May the good angel of the Lord accompany thee, Alleluia, and give thee a good journey, that thou mayst come back to us in joy, Alleluia. 
May Alleluia, that sacred and joyful word, resound to God's praise from the lips of all people. 
May this word, which expresses glory as chanted by the choirs of angels, be sweet as sung by the voices of believers. 
And may that which noiselessly gleams in the citizens of heaven, yield fruit in our hearts by ever growing love. 
May the Lord's good angel go with thee, Alleluia ; and prepare all good things for thy journey. And again come back to us with joy, Alleluia. 
Let us pray. O Lord, we beseech thee favourably to hear the prayers of thy people; that we, who are justly punished for our offences, may be mercifully delivered by thy goodness, for the glory of thy Name; through Jesus Christ our Saviour, who liveth and reigneth with thee and the Holy Ghost ever, one God, world without end. Amen.

There are, I'm sure, many other worthy variations out there! Rites like this could even be adapted for use in the domestic Church. If you have one, feel free to share it as a comment so I have more ideas for when my children are old enough.

The Alleluia chest at my old parish, Our Lady of the Atonement. After the schoolchildren lay their alleluia sheets into the chest, the chest is put away until Easter.

1 comment:

  1. Hi there MM,

    I am reviewing my family's own "domestic church" traditions and had a question you might be able to help me with regarding "holidays versus holy days."

    Looking over something like, say, the General Roman calendar, one notes there are feasts and then there are Feasts!

    By which I mean, some Saints days seem to have in history maintained the character of a purely liturgical commemoration (except perhaps in one city or something like that) whereas others took on the character of a secular "holiday."

    For modern Americans, St Valentine, St Patrick, and All Hallowed's Eve are examples of days (not to mention Christmas and Easter) that have gone from being purely liturgical to also more organic celebrations with their own traditions and imagery.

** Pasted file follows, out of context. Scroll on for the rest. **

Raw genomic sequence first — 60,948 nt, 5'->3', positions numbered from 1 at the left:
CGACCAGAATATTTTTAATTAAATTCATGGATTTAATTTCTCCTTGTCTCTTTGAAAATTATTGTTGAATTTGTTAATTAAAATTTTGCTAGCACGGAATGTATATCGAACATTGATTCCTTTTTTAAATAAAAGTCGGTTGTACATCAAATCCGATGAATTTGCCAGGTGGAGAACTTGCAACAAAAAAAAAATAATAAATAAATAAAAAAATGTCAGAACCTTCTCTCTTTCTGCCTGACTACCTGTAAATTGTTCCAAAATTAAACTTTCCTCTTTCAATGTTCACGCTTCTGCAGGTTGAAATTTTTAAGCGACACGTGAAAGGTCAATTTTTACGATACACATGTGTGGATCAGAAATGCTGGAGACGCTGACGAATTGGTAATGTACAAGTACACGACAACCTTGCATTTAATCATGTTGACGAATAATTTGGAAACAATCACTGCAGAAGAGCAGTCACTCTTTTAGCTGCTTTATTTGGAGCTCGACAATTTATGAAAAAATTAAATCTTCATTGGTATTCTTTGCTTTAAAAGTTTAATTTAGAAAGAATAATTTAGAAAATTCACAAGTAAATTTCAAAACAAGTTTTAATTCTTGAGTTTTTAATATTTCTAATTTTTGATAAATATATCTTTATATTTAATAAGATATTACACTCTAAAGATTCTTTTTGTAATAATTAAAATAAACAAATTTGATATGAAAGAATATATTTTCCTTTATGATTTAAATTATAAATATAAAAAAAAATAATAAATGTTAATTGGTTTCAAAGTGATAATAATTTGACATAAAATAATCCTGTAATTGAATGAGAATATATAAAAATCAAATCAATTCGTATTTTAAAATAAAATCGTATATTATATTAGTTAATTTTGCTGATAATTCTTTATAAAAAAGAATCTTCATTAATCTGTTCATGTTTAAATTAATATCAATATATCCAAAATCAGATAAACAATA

On the other hand, I've never heard of anyone doing much in this regard for the Feast of Saint Augustine or Sts Soter and Cajus. It seems like these are "feasts" liturgically only.

    However, I know there are a variety of Feasts that have waned in modern American culture but which did have significant traditions associated with them medievally (and later) beyond the liturgical: Nicholas, Barbara, Lucy, Agnes, St John the Baptist, St Swithun, Michaelmas, etc

    I'm wondering if you can comment on what the medieval cycle of the year would have really felt like to them, what days would have really been Holidays as opposed to just Holy Days (which occur at some level on something like 2/3rds of the days of the year).

    There is something wonderfully arbitrary about this, as it doesn't seem to correspond strictly with the official rank of the Feast. I don't know of particular profound traditions around the Presentation of Our Lady in the Temple (though perhaps they exist in the East), yet the Swedes have a whole lovely holiday around Santa Lucia.

    If I'm looking to establish a yearly "cycle" for my kids based roughly on the liturgical calendar, but with an eye to making these days have the significance of a Holiday with its own extra-liturgical imagery and traditions (like Valentines)...what feasts should I highlight on the liturgical calendar as having medievally traditions and significance we could re-source?